Do you remember that time, back in 1980, when esteemed writer and director David Lynch gathered some of the biggest stars on the planet, and made The Elephant Man?
Well, if you don’t, then fear not, for Studio Canal have restored the original film in 4k and are making it available on digital, DVD, Blu-ray and 4k for your collection.
The film itself is astonishing, the performance from Anthony Hopkins is just superb, as is Hurt as the titular Elephant Man, though he’s under so much prosthetics it’s hard to tell it is him.
The story is of John Merrick (Hurt – who was actually Joseph Merrick in real life) who has a disfiguring disability which many people liken to an Elephant and thus he is paraded, unceremoniously, in a freak show by Bytes, Freddie Jones (“Dune”, “Krull”).
It is during this charade that Frederick Treves (Hopkins) comes across him. Treves is a surgeon at the London Hospital and has the best interest of Merrick at heart, but, in reality, Treves is doing nothing more than parading Merrick, just in a very different way.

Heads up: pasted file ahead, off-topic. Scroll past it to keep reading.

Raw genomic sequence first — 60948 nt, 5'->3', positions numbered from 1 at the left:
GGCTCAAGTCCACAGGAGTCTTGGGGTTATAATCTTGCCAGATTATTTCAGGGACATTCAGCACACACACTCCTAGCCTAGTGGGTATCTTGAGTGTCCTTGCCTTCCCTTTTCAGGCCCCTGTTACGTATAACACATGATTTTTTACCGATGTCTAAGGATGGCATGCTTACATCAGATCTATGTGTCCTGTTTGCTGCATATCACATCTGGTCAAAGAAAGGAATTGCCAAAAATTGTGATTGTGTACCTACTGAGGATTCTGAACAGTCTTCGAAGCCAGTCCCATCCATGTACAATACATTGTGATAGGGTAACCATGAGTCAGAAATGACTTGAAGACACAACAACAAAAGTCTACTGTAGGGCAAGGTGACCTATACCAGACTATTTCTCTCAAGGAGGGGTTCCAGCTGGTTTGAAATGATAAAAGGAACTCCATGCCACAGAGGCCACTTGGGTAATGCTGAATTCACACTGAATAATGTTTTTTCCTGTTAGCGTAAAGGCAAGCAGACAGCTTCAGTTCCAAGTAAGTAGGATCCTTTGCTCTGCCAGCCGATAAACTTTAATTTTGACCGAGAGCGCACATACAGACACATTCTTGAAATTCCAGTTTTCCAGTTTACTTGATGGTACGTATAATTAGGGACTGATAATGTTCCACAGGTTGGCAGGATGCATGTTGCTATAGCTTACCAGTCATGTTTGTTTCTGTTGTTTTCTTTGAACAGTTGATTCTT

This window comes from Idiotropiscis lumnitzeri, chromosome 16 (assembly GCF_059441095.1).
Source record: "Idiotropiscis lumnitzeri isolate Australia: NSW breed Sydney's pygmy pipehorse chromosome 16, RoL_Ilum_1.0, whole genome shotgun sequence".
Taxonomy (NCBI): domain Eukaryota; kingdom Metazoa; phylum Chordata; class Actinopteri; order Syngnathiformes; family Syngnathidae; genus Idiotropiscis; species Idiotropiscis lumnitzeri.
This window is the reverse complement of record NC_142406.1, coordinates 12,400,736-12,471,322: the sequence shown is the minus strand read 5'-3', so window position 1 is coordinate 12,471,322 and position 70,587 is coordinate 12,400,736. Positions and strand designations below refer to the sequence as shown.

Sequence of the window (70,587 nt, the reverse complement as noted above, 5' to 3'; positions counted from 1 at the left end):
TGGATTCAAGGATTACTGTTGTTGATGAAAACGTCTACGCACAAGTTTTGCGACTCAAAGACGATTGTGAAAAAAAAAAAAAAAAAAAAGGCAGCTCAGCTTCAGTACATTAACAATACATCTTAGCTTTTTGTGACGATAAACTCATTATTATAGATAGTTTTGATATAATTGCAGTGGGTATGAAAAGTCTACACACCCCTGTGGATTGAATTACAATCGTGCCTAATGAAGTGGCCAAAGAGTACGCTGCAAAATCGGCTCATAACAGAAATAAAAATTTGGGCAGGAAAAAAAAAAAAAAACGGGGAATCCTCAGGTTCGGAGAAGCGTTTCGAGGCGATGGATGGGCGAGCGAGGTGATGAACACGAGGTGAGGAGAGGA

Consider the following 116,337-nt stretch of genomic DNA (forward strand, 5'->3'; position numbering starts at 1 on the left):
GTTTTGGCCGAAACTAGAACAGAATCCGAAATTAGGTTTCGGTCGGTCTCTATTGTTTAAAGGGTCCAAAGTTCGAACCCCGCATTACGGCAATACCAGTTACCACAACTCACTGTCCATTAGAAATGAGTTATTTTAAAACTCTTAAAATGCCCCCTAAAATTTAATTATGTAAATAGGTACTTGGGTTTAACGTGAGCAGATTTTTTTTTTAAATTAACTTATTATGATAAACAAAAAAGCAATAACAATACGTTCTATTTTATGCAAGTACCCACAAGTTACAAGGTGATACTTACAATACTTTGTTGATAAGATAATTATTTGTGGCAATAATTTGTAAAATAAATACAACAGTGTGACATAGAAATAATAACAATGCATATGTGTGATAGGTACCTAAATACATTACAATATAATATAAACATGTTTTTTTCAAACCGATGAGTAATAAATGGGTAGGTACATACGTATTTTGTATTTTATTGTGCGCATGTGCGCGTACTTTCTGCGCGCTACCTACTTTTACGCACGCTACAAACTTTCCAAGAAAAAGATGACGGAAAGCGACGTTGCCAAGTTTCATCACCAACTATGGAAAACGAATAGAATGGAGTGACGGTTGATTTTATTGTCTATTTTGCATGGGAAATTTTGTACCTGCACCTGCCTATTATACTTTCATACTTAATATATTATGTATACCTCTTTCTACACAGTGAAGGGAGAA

Whilst Treves doesn’t beat Merrick, he does strip him naked in front of fellow surgeons to show him off. He also allows the upper classes to visit Merrick at the hospital. At this point Treves has brought out the real Merrick, the man underneath the disfigurement.
At nights, when Treves isn’t at the hospital, the night porter, the late, great Michael Elphick (“Gorky Park”, “Withnail & I”), takes money from locals, most of whom are drunk, to laugh and point at Merrick. He accidentally introduces Bytes back into proceedings, who wants his man back, and duly takes him.
Treves is forbidden to go looking for him by the governor of the hospital John Gielgud (“Arthur”, “Julius Cesear”) but, luckily for him, Bytes’s Boy, Dexter Fletcher (“Cockneys vs Zombies”, “Wild Bill”), takes pity on him and frees him from Bytes’ grasp.
The Elephant Man is an astonishing film, there are some visual flourishes from Lynch which you’ll either love or hate. He elected to shoot the whole thing in black and white which feels like a great decision. It brings the grime of Victorian London to the fore in a way which colour wouldn’t have allowed.
The extras, across the Blu-ray’s, are numerous. For starters, alongside the film we see: Photographing The Elephant Man – a 25 minute documentary, BFI Q&A With Jonathan Sanger – the producer on the film.
On disc two you have: